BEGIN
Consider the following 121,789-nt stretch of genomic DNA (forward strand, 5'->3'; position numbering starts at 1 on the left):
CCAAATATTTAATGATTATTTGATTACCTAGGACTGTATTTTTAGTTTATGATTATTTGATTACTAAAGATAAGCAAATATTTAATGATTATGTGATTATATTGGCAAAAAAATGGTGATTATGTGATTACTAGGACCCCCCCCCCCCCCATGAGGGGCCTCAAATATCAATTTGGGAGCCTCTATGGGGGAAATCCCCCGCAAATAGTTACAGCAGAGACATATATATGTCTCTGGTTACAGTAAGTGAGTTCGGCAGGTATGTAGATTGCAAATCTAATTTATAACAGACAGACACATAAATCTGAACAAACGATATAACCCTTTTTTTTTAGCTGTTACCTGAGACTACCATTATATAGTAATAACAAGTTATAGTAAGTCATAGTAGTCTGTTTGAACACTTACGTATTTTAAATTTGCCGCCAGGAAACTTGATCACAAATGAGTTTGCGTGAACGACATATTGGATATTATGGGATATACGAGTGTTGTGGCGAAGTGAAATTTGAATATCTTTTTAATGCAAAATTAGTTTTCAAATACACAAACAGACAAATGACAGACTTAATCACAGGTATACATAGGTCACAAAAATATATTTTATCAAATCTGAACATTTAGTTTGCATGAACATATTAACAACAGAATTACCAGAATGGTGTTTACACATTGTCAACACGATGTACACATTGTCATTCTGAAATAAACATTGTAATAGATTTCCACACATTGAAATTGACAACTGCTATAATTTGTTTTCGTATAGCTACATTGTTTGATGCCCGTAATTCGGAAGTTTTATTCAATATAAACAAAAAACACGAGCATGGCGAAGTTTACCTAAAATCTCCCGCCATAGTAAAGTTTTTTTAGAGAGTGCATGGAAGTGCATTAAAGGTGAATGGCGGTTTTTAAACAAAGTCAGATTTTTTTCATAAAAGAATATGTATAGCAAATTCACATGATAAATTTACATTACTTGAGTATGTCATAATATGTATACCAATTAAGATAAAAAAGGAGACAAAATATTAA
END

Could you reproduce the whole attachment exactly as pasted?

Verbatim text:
Consider the following 121,789-nt stretch of genomic DNA (forward strand, 5'->3'; position numbering starts at 1 on the left):
CCAAATATTTAATGATTATTTGATTACCTAGGACTGTATTTTTAGTTTATGATTATTTGATTACTAAAGATAAGCAAATATTTAATGATTATGTGATTATATTGGCAAAAAAATGGTGATTATGTGATTACTAGGACCCCCCCCCCCCCCATGAGGGGCCTCAAATATCAATTTGGGAGCCTCTATGGGGGAAATCCCCCGCAAATAGTTACAGCAGAGACATATATATGTCTCTGGTTACAGTAAGTGAGTTCGGCAGGTATGTAGATTGCAAATCTAATTTATAACAGACAGACACATAAATCTGAACAAACGATATAACCCTTTTTTTTTAGCTGTTACCTGAGACTACCATTATATAGTAATAACAAGTTATAGTAAGTCATAGTAGTCTGTTTGAACACTTACGTATTTTAAATTTGCCGCCAGGAAACTTGATCACAAATGAGTTTGCGTGAACGACATATTGGATATTATGGGATATACGAGTGTTGTGGCGAAGTGAAATTTGAATATCTTTTTAATGCAAAATTAGTTTTCAAATACACAAACAGACAAATGACAGACTTAATCACAGGTATACATAGGTCACAAAAATATATTTTATCAAATCTGAACATTTAGTTTGCATGAACATATTAACAACAGAATTACCAGAATGGTGTTTACACATTGTCAACACGATGTACACATTGTCATTCTGAAATAAACATTGTAATAGATTTCCACACATTGAAATTGACAACTGCTATAATTTGTTTTCGTATAGCTACATTGTTTGATGCCCGTAATTCGGAAGTTTTATTCAATATAAACAAAAAACACGAGCATGGCGAAGTTTACCTAAAATCTCCCGCCATAGTAAAGTTTTTTTAGAGAGTGCATGGAAGTGCATTAAAGGTGAATGGCGGTTTTTAAACAAAGTCAGATTTTTTTCATAAAAGAATATGTATAGCAAATTCACATGATAAATTTACATTACTTGAGTATGTCATAATATGTATACCAATTAAGATAAAAAAGGAGACAAAATATTAA